Teachers and students at Oakland public schools are heading back to classes Monday morning after teachers voted Sunday to ratify an agreement that gives them a salary increase and reduces class sizes.
The new overall agreement provides for an 11 percent teacher salary increase over four years, a one-time 3 percent bonus; a one-student reduction in class size at high-needs schools starting next year, and a one-student reduction in class sizes across all district schools in 2021-22; a five-month pause on school closures and consolidations; a moratorium on new charter schools; and more counselors, psychologists, speech pathologists and support staff for “newcomer” students; and a new salary schedule to support nurse recruitment.
The teachers, members of the Oakland Education Association, cast their ballots at the Paramount Theater in downtown Oakland Sunday today and voted to approve the two tentative agreements that comprise the new contract.
The vote was not an overwhelming approval. The first tentative agreement, which deals mostly with the 3 percent retroactive bonus for 2017-18, was approved by a vote of 64 percent yes, 36 percent no, or 1,269 to 701. There were five abstentions.
The second tentative agreement was for the rest of the contract, including salary increases, for the 2018-19 and 2020-21 school years. It was approved by a 58 percent “yes” vote, 1,141 yes votes to 832 no votes, with four abstentions. Each of the tentative agreements required a simple majority vote for passage.
Keith Brown, president of the Oakland Education Association, said in a statement Sunday night that the main terms of the agreement are a significant improvement over what the Oakland Unified School District first offered.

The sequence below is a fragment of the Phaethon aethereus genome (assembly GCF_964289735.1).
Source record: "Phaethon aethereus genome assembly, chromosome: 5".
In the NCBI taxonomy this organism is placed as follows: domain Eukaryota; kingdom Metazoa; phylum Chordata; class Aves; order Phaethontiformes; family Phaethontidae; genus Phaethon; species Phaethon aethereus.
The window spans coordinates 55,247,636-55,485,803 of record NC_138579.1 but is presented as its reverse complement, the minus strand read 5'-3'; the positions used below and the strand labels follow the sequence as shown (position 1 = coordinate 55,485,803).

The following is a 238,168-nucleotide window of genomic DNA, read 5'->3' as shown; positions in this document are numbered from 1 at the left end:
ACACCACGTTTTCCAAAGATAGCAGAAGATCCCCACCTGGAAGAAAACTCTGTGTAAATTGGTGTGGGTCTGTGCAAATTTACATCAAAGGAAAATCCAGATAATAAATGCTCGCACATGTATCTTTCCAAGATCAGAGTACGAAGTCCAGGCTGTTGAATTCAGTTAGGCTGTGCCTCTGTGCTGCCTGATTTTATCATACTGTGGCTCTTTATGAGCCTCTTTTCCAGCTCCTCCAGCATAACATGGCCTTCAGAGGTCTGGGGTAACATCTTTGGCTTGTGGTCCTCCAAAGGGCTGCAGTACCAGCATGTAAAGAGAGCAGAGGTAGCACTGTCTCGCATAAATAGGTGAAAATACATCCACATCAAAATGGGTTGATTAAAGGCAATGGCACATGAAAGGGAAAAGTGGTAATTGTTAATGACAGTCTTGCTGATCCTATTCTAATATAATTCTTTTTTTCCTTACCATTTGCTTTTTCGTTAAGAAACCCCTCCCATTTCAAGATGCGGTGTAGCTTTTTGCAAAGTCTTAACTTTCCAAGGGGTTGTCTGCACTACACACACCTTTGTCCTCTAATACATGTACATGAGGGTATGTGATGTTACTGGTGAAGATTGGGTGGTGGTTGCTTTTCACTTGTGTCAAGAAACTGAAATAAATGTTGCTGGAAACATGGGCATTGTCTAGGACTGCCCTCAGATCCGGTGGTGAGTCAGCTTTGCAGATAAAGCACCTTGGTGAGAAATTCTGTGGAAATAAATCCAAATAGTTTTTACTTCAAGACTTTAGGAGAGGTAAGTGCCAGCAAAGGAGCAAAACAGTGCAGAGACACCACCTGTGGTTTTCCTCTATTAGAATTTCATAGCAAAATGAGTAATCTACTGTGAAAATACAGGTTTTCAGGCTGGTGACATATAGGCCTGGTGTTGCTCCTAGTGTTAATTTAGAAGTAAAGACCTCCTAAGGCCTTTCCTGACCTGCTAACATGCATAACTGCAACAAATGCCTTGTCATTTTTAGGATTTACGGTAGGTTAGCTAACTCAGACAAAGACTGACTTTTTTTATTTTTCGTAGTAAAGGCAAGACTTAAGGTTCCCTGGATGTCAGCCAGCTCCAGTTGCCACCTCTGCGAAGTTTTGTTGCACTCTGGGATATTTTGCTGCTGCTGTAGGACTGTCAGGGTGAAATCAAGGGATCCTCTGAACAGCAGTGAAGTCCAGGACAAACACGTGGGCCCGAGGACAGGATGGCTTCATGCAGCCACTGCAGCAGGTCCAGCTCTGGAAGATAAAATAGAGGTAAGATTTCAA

The teachers’ union sought a 12 percent pay raise over three years and the district initially offered a 5 percent raise over three years but gradually increased its offer the last two weeks.
“We look forward to being in our classrooms again after having to strike to bring our Oakland students some of the resources and supports they should have had in the first place.”Keith Brown, president of the Oakland Education Association
“This victory, accomplished through our collective strength on the picket lines with Oakland parents and students, sends the message that educators will no longer let this school district starve our neighborhood schools of resources,” said Brown
Sunday’s vote ends a seven-day strike that left the Oakland Unified district scrambling last week. The Oakland Education Association, which represents 3,000 teachers, nurses, counselors and other staff, announced results of the vote at about 8 p.m. Sunday, about four hours after voting was to have concluded.
The teachers’ strike began Feb. 21 after two years of failed negotiations between the union and the school district. The full agreement can be found at https://oaklandea.org/updates/oea-reaches-tentative-agreement-with-ousd/
Brown said Sunday night that the contract vote isn’t the end. “Our fight is not over, though. Oakland educators spoke clearly today at our ratification vote that this agreement will not be the end of our struggle, and we will continue to fight in Oakland and Sacramento for the schools our students deserve.”